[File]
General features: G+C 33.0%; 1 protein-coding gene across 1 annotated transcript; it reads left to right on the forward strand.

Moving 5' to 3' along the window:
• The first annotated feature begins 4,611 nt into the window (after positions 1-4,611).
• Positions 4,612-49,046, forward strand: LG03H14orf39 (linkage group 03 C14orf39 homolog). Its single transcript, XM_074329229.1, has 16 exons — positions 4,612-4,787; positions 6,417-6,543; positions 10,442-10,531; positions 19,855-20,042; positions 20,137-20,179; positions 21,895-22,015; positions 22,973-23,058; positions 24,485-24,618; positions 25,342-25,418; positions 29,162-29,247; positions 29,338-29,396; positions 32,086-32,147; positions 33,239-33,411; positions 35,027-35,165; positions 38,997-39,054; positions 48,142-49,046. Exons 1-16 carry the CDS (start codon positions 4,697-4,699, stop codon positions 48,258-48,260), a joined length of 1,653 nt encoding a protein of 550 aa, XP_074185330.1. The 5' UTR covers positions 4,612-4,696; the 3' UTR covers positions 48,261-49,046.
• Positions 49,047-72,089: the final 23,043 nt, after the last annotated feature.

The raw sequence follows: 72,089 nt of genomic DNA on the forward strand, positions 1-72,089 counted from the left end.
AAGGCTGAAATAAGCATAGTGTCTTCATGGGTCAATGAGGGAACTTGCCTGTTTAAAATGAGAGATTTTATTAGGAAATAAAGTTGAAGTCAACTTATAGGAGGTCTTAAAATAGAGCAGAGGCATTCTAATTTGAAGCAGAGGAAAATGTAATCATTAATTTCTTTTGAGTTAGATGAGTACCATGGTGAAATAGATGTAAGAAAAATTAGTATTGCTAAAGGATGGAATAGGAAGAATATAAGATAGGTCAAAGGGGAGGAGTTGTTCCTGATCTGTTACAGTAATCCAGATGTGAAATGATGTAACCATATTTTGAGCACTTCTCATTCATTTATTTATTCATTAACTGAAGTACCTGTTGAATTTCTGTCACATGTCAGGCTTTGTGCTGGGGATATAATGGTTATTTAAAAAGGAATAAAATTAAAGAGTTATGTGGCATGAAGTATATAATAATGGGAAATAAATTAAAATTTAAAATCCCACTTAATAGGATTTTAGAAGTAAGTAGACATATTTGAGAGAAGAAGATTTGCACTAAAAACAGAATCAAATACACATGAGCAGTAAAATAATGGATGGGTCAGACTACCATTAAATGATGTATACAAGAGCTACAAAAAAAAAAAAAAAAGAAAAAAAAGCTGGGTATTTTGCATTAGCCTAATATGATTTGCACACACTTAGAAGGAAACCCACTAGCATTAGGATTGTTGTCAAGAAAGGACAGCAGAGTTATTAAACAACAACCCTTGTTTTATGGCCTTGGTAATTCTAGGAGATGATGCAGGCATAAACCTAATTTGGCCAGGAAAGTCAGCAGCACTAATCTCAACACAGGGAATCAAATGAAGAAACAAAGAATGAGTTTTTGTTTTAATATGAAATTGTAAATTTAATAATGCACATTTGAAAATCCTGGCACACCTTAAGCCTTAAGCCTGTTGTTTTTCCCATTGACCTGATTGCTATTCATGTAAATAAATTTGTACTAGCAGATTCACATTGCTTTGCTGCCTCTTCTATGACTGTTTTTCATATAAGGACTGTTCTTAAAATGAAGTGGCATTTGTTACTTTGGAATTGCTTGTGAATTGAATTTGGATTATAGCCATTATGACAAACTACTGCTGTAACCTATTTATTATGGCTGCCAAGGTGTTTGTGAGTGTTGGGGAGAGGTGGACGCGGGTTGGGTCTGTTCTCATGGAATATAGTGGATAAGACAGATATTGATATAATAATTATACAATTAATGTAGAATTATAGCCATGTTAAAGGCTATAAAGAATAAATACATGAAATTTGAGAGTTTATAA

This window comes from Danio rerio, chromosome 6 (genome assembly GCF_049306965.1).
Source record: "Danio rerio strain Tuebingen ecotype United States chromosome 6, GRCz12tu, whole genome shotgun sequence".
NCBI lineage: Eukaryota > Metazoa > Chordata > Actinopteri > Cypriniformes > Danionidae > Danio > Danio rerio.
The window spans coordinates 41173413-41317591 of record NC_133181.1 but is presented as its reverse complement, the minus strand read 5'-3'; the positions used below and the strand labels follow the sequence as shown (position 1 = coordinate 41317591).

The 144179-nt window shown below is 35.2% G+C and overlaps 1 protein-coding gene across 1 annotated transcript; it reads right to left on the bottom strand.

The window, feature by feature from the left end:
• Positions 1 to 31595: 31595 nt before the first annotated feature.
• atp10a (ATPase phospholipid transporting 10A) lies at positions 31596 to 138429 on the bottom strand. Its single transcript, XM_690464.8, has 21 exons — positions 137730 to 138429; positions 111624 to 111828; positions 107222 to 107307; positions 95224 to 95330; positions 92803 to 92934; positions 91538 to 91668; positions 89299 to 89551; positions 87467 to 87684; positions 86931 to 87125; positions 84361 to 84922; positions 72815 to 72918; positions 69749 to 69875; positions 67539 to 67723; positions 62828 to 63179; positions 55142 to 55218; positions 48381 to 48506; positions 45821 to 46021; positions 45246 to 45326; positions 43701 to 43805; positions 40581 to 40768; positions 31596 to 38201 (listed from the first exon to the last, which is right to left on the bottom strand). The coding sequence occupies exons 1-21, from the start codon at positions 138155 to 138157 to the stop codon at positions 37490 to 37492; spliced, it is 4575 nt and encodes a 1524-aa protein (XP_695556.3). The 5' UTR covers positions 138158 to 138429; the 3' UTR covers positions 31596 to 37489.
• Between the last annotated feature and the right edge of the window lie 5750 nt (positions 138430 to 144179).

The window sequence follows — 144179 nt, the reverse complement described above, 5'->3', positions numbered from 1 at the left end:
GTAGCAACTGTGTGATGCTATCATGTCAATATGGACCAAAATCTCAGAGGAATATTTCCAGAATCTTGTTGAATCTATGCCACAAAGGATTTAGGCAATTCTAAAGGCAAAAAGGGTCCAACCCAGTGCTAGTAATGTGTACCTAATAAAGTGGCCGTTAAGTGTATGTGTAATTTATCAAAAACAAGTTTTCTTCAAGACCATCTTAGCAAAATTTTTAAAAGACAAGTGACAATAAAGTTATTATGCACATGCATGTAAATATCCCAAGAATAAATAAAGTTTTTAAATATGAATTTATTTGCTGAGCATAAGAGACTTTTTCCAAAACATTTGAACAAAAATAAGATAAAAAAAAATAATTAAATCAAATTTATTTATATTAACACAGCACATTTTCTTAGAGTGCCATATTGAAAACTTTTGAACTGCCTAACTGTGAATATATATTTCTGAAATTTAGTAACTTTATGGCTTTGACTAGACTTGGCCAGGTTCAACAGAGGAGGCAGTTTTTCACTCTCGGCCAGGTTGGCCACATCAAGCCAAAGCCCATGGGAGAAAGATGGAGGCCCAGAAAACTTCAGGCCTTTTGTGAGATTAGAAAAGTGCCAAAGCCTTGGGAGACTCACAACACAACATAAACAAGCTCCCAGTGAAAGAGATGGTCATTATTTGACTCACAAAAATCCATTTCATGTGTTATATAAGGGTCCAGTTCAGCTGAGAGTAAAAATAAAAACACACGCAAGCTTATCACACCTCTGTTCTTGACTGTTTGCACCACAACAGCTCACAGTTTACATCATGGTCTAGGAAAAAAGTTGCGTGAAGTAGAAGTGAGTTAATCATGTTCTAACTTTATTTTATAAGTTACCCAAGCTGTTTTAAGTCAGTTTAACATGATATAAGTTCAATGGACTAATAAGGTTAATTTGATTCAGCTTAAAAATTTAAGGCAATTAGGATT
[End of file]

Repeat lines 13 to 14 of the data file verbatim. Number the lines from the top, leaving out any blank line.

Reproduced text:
The window, feature by feature from the left end:
• Positions 1 to 31595: 31595 nt before the first annotated feature.